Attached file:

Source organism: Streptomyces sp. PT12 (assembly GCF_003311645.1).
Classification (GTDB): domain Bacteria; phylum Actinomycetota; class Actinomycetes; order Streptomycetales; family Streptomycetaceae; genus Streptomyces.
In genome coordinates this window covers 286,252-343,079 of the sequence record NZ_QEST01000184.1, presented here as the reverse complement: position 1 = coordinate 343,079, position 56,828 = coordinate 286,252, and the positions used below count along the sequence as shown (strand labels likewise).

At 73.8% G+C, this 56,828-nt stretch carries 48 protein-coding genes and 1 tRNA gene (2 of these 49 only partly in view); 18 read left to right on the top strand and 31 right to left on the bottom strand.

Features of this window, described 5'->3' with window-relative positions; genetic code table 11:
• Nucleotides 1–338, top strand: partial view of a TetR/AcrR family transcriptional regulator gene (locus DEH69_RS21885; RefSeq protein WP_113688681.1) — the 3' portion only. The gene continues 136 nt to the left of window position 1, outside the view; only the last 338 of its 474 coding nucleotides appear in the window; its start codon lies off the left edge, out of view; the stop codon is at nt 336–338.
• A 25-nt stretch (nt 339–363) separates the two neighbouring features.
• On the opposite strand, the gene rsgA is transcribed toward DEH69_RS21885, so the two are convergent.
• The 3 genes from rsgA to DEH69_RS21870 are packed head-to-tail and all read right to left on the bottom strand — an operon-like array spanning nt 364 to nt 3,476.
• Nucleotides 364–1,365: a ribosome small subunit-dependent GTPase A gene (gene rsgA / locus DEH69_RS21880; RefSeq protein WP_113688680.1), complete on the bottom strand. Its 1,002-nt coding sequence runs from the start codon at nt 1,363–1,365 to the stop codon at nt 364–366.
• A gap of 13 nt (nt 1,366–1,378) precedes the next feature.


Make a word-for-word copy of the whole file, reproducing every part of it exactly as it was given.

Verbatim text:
Source organism: Streptomyces sp. PT12 (assembly GCF_003311645.1).
Classification (GTDB): domain Bacteria; phylum Actinomycetota; class Actinomycetes; order Streptomycetales; family Streptomycetaceae; genus Streptomyces.
In genome coordinates this window covers 286,252-343,079 of the sequence record NZ_QEST01000184.1, presented here as the reverse complement: position 1 = coordinate 343,079, position 56,828 = coordinate 286,252, and the positions used below count along the sequence as shown (strand labels likewise).

At 73.8% G+C, this 56,828-nt stretch carries 48 protein-coding genes and 1 tRNA gene (2 of these 49 only partly in view); 18 read left to right on the top strand and 31 right to left on the bottom strand.

Features of this window, described 5'->3' with window-relative positions; genetic code table 11:
• Nucleotides 1–338, top strand: partial view of a TetR/AcrR family transcriptional regulator gene (locus DEH69_RS21885; RefSeq protein WP_113688681.1) — the 3' portion only. The gene continues 136 nt to the left of window position 1, outside the view; only the last 338 of its 474 coding nucleotides appear in the window; its start codon lies off the left edge, out of view; the stop codon is at nt 336–338.
• A 25-nt stretch (nt 339–363) separates the two neighbouring features.
• On the opposite strand, the gene rsgA is transcribed toward DEH69_RS21885, so the two are convergent.
• The 3 genes from rsgA to DEH69_RS21870 are packed head-to-tail and all read right to left on the bottom strand — an operon-like array spanning nt 364 to nt 3,476.
• Nucleotides 364–1,365: a ribosome small subunit-dependent GTPase A gene (gene rsgA / locus DEH69_RS21880; RefSeq protein WP_113688680.1), complete on the bottom strand. Its 1,002-nt coding sequence runs from the start codon at nt 1,363–1,365 to the stop codon at nt 364–366.
• A gap of 13 nt (nt 1,366–1,378) precedes the next feature.